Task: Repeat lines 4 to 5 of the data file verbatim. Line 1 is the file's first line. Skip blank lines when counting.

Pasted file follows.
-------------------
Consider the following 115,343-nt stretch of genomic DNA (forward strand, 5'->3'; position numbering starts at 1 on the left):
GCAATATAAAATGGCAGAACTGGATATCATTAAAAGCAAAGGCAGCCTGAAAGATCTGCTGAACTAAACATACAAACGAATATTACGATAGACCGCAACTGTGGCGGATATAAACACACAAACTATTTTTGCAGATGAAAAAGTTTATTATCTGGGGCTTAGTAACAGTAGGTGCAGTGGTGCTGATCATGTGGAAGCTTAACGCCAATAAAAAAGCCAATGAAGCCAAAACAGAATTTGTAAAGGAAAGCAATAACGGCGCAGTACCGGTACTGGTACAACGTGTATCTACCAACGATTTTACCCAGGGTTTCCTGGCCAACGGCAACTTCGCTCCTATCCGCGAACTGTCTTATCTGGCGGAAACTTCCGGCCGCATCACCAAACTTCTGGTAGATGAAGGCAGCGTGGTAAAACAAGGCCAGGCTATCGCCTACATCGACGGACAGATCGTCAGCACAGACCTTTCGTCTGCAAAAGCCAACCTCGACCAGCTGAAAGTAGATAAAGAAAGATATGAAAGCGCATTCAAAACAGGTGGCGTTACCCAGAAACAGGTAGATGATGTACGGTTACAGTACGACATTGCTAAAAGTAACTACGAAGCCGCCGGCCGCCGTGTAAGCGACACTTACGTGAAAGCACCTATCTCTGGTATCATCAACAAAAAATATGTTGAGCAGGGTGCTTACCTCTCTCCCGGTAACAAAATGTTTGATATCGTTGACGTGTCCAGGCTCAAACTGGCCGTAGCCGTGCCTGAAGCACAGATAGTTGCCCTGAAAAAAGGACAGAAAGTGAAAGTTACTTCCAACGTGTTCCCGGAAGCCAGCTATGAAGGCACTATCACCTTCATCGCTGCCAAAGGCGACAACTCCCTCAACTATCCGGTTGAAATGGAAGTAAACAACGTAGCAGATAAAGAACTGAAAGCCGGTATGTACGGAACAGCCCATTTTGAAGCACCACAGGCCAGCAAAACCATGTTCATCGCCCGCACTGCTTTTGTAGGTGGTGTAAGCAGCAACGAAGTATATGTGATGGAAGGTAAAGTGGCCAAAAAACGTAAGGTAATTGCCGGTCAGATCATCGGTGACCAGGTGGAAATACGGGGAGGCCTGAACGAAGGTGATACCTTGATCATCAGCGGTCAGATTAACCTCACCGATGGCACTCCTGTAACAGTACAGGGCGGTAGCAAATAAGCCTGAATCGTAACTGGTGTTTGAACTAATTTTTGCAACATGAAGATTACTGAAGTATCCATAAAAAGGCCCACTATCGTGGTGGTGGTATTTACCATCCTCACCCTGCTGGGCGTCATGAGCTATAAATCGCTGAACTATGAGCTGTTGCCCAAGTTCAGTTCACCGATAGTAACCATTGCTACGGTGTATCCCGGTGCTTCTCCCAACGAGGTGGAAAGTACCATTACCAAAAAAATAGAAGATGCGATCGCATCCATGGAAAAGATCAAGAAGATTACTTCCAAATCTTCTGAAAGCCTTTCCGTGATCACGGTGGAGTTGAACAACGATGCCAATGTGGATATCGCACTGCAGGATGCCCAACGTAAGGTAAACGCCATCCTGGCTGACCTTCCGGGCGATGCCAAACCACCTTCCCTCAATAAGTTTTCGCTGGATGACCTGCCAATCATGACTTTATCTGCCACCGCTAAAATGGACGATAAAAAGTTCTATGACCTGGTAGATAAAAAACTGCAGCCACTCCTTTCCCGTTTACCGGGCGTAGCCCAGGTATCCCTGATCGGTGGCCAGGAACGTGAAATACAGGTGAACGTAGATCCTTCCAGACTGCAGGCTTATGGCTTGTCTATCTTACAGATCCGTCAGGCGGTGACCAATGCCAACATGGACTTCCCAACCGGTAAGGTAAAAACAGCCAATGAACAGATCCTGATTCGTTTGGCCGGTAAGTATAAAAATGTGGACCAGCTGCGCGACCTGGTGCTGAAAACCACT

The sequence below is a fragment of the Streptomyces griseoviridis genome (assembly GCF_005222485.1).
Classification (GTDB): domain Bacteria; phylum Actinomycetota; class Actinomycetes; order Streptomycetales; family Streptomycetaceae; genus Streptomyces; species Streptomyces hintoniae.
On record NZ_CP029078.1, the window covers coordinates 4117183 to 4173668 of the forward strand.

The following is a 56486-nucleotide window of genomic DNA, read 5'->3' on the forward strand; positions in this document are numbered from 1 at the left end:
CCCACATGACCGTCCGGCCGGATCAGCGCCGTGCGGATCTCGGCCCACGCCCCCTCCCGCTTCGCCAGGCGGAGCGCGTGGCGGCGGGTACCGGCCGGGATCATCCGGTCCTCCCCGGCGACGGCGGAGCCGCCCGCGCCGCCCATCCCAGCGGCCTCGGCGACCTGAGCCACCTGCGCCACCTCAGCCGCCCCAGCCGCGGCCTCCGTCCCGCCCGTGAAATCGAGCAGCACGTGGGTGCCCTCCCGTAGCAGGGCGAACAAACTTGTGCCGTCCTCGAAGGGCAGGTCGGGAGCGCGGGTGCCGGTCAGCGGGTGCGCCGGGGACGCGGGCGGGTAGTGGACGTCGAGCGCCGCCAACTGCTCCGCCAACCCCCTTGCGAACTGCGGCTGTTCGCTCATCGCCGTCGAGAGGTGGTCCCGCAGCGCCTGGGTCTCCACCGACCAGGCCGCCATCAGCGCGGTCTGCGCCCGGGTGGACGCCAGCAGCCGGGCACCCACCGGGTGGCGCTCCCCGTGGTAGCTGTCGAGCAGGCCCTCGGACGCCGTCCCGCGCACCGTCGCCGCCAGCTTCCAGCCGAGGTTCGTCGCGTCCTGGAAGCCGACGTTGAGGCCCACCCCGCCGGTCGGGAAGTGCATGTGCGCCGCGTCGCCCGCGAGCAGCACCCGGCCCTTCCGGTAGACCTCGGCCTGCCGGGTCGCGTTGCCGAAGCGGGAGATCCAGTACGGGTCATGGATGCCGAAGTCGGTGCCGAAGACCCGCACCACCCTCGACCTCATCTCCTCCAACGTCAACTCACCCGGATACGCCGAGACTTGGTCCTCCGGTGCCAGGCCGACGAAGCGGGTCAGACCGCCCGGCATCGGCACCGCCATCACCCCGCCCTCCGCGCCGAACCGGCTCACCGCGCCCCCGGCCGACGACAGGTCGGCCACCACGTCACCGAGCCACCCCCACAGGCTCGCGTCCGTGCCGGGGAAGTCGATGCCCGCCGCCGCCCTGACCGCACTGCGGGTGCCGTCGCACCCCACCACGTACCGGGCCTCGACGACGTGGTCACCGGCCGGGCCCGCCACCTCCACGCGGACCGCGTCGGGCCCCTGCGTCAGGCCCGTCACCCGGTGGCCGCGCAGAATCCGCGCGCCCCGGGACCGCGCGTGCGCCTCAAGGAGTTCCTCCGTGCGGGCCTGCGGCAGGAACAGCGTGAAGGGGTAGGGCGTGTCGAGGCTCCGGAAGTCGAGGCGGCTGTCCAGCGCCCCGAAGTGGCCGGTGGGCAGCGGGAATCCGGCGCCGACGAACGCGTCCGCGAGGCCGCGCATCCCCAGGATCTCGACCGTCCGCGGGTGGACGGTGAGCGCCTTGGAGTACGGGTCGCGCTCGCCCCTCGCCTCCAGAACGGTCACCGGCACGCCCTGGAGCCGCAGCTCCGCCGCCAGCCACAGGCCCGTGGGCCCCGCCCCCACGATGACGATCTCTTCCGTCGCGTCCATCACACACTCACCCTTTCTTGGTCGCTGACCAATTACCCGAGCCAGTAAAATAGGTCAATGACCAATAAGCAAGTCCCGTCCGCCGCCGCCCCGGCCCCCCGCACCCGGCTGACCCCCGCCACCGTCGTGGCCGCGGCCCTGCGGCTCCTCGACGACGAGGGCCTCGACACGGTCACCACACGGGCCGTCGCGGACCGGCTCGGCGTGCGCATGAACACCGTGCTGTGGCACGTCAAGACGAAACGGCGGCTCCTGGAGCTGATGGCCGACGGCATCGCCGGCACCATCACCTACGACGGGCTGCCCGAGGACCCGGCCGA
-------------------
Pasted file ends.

Classification (GTDB): domain Bacteria; phylum Actinomycetota; class Actinomycetes; order Streptomycetales; family Streptomycetaceae; genus Streptomyces; species Streptomyces hintoniae.
On record NZ_CP029078.1, the window covers coordinates 4117183 to 4173668 of the forward strand.